The thing I love about this thread is how the "historical" can inch it's way into the "now": who doesn't have memories and stories of how -fill in the blank- was done in the old days? For example, often we hear than one is NOT supposed to put hot food in the refridgerator. Well, back in the days of iceboxes (common term on the East coast still, but the old wooden, porcelain lined, chunk of ice thing I speak of) hot food would expedidite the melting. With the modern fridge, this is a non-issue. But the caution lingers on!

Someday Shelley and I will treat you to an Edwardian feast! You'll be in charge of clean-up...hope you don't mind! HaHa!

Take care-
Kris
 
May 12, 2005
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Hi Kris

...A few years ago I was just like you and "survival cooking"! Don't worry about it; you seem to be doing just fine...

Well I don't care about food. Though I once let it rule me. I am pretty disciplined and can live off soup and salad for days on end - and do! And if that doesn't do the trick, there's always the detox. Nothing remotely Edwardian in that!

"...Well, back in the days of iceboxes (common term on the East coast still ..."

And I thought that was a good old southern term. We all call refrigerators "iceboxes" here, too.

"...Someday Shelley and I will treat you to an Edwardian feast! You'll be in charge of clean-up...hope you don't mind! HaHa! ..."

Washing dishes is no problemo. I've always accepted it as a fitting sentence for being such a loss as a cook!

Best,
Randy
 

Kyrila Scully

Member
Apr 15, 2001
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South Florida
I've actually cooked on a woodstove, and it's a very interesting experience, especially baking bread. It's quite a challenge to keep a pot boiling for pasta, I'll tell you. You gotta have that kindling handy, and plenty of it, but not so much that you cause a chimney fire. But the food that's cooked on a woodstove has a lovely flavor that you can't get from gas or electric - and certainly not from microwaves! (Personally, I blame microwaves for all the acid reflux disease - all those radio waves bouncing off the esophagus as it goes down, burning the lining and making it more susceptible to irritations from seasonings and spicy foods.) I guess I'm still the pioneer at heart, as I enjoyed the woodstove and would welcome having one around, especially if I could live in a cabin in the mountains again.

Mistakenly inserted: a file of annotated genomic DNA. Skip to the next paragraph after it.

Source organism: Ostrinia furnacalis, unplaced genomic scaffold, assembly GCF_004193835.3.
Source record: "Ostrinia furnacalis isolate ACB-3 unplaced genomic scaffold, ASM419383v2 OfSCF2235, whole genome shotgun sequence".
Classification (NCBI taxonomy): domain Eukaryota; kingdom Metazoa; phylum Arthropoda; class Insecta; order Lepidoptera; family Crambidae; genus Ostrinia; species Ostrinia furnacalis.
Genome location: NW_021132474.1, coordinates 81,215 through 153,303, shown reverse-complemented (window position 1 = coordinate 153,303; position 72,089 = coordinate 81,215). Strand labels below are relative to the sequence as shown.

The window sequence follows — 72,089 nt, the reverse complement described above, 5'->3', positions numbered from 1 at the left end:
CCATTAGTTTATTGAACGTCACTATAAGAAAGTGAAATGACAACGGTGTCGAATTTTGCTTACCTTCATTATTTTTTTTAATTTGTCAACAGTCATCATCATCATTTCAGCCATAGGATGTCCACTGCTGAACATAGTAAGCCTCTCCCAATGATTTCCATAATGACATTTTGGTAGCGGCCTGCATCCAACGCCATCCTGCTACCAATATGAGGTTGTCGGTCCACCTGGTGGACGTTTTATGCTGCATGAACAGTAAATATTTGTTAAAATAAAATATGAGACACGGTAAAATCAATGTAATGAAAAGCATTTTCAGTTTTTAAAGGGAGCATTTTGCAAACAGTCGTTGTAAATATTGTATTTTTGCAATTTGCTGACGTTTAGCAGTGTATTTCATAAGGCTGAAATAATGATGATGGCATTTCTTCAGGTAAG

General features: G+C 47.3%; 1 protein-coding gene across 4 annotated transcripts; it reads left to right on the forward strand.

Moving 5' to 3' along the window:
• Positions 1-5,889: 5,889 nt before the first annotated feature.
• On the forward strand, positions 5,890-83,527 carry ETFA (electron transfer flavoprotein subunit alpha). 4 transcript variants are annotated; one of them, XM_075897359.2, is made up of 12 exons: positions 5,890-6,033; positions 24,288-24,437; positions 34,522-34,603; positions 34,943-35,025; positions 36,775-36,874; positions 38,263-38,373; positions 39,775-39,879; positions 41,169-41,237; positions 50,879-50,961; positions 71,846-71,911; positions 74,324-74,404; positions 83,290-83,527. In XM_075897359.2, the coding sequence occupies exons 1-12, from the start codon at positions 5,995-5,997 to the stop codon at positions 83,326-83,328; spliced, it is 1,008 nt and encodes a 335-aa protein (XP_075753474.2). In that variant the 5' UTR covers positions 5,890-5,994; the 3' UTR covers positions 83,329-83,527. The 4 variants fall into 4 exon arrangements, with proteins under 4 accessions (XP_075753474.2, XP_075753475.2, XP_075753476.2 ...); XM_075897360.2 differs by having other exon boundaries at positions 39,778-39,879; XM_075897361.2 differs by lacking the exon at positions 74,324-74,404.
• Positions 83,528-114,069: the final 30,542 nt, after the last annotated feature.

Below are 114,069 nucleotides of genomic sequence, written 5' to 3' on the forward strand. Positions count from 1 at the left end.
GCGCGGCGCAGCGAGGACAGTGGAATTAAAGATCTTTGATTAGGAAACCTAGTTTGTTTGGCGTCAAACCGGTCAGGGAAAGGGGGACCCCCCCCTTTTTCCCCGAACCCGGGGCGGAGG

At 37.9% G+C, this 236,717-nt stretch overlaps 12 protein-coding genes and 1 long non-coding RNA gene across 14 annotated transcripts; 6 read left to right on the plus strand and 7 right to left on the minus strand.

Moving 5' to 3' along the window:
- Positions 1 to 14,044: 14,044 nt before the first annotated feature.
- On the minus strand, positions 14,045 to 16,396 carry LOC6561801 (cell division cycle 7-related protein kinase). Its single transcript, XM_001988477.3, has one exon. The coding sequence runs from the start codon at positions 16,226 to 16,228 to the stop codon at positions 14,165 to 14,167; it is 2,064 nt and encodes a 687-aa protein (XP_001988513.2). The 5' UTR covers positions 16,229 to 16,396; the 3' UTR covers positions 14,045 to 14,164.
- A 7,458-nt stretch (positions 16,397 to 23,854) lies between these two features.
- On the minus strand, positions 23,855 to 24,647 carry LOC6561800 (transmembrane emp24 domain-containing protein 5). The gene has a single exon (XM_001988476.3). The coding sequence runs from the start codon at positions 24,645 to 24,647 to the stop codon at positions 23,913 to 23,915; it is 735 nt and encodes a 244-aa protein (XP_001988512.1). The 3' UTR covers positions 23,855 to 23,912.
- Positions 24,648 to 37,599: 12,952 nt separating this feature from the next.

Kyrila
 
Apr 11, 2001
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The Glenwood woodstove was around right into WWI days. This one is about 1900 vintage and is in the Lizzie Borden kitchen. It was originally wood but is now piped for gas as we must cook on it for guests. Lots of work to keep the chrome polished.
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Lizzie burned her dress but did little other cooking! The closet is where she pulled out that dressed covered with "brown paint" before stuffing it in the stove.
 
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The Vanderbilt kitchen was a dream- light and airy and the domain of The French Chef. This was on the tour of the Breakers
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The kitchen was in a ground floor wing- an innovation.
 

Kris Muhvic

Member
Sep 26, 2008
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Randy!

I was not aware that "icebox" was a term used in the south... I only heard it out east. Funny thing; regional terms, I wonder now about "stove" vs. "range"? Seemingly interchangable, yet words have a way of becoming habit.